DOB: December 21, 1888, Warsaw, Poland.
RIP: November 11, 1968.
Gym: Stillman’s Gym & CYO Gym.
Location: New York
Boxing Background: Amateur Boxer and Boxing Trainer.
Notable Fighters: Lou Ambers, Marty Servo, Joey Archibald, and Rocky Marciano!
Charley Goldman: Early Years
Though Charley Goldman was born ‘Israel Goldman’ in Poland 1888, he grew up as ‘Charley’ in the tough Red Hook area of Brooklyn, New York and learned to fight on the streets. Initially, it was said Charley did this to protect his older brother Sam. Whatever the reason, it was a tough upbringing that saw Goldman leave school by fourth grade and begin like so many aspiring boxers of the early years, fighting in the back of bars just to earn some spending money.
Charley Goldman: Boxing Career
Charley, the Professional
In 1904 at the age of 16, Charley Goldman turned professional and claimed to have engaged in over 400 fights. The fact that boxing was only ‘quasi legal’ at the time and in its infancy, meant records were not properly kept. So Charley is actually only officially attributed as having engaged in 137 recorded fights, of which he won 36 (20 by KO) lost 6 with the other 95 either declared a draw or non-decision bouts. The discrepancy between Goldman’s claimed number of fights and actual recorded fights not seen as detrimental to him in any way for it was just how things were back then.
Indeed, Charley fought many respected fighters including Benny Kaufman, Joe Wagner, George Kitson, Paddy Callahan, Phil Mcgovern, Young Britt, Knockout Brown, Young Ziringer, Frankie Burns, Patsy Brannigan, Charlie Harvey, Tommy Houck, George ‘KO’ Chaney, Kid Williams, Jonny Solzberg, Johnny Coulson and Abe Friedman. So his credibility was never doubted and it is widely acknowledged that he did in fact fight many more times than his record states.
Charley, unbelievable fights as a fighter!
A protégé of his idol Bantamweight champion Terry McGovern, Goldman began his professional career in a rather unique way. His first bout as a professional was held in a Brooklyn saloon and would incredibly be declared a draw when police saw fit to stop the bout after 42 rounds!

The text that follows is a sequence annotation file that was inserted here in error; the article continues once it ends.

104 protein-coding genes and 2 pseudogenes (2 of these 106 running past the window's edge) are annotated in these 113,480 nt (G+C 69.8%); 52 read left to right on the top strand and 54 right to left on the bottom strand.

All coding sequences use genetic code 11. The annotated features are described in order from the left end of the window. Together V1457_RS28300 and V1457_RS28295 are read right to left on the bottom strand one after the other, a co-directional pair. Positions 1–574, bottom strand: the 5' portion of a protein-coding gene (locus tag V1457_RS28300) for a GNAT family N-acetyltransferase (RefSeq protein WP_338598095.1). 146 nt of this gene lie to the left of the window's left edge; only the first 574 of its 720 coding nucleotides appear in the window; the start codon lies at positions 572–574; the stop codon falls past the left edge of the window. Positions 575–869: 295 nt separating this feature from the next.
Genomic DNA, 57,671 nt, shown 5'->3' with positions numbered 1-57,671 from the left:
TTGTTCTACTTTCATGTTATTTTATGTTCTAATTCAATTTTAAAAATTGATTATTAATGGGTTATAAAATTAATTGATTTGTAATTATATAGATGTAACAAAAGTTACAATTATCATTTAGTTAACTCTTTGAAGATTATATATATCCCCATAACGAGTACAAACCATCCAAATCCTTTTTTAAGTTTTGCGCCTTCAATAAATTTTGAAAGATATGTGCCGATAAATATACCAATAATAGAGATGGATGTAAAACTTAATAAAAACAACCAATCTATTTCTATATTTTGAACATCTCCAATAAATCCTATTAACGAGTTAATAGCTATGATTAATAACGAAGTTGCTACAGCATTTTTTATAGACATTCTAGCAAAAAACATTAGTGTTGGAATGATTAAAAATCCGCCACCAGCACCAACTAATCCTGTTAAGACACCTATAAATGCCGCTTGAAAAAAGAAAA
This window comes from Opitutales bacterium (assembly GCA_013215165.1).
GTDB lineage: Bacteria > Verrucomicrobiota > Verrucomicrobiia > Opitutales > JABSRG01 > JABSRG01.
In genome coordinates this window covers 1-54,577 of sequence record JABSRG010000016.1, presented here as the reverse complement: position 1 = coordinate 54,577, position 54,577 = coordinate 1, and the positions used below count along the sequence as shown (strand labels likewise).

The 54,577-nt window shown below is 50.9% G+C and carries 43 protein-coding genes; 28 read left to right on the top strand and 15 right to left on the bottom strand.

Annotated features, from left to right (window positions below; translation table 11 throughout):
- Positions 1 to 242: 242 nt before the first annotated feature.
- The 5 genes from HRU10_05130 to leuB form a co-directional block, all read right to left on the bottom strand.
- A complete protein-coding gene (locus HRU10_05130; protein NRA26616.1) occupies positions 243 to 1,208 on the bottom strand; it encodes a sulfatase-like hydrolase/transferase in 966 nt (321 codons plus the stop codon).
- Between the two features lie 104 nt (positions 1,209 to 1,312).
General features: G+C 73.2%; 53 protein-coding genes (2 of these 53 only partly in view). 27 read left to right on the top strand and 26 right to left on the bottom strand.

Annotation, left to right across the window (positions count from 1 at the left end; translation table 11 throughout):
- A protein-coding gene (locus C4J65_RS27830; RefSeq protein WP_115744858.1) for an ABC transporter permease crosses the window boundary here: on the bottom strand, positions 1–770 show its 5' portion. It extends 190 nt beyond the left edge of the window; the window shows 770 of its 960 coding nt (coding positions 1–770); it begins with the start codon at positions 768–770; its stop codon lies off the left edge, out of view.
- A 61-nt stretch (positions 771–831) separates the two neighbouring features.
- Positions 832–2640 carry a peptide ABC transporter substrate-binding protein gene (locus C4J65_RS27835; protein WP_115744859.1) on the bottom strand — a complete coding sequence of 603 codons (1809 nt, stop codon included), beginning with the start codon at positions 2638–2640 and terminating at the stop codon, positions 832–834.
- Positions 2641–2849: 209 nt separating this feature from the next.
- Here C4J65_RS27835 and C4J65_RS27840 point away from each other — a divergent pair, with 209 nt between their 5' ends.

In some other equally remarkable memories of Charley’s time in the ring as a professional, Charley would fight his rival Whitey Kitson 60 times! Indeed they would once fight each other twice on the same day! Whilst another time, they fought each other in 12 bouts in 12 consecutive days!
Goldman would fight most of his professional career at Bantamweight. Even fighting then champion, Johnny Coulon in a no decision bout. Nevertheless, despite a very colourful period as a professional which lasted from 1904-1914, Charley would not become a world champion. A reason often cited is that although Goldman was considered a top notch fighter, he had brittle hands which affected his ability as a puncher. Charley broke his hands countless times during his career, so much so that he was left with deformed knuckles and fingers as a result.
Charley Goldman: The Trainer
After retiring in 1914, Charley quickly found success as a trainer. He trained Al McCoy to the Boxing World Middleweight Championship from 1914-1917. McCoy fought in a total of 157 bouts with 44 Wins (27 KO’s), 6 losses and 6 draws. Similarly to Charley, McCoy saw many of his fights -107 declared no decision fights. The reason for which was: Referees and judges during this era could not register a decision for fights in New York (and most other states) except in the case of a disqualification or knockout. Though remarkably ‘newspapers’ could actually declare a bout a draw! The Walker Law which legalised boxing in 1920 helped put a stop to this as the sport became regulated and more professional.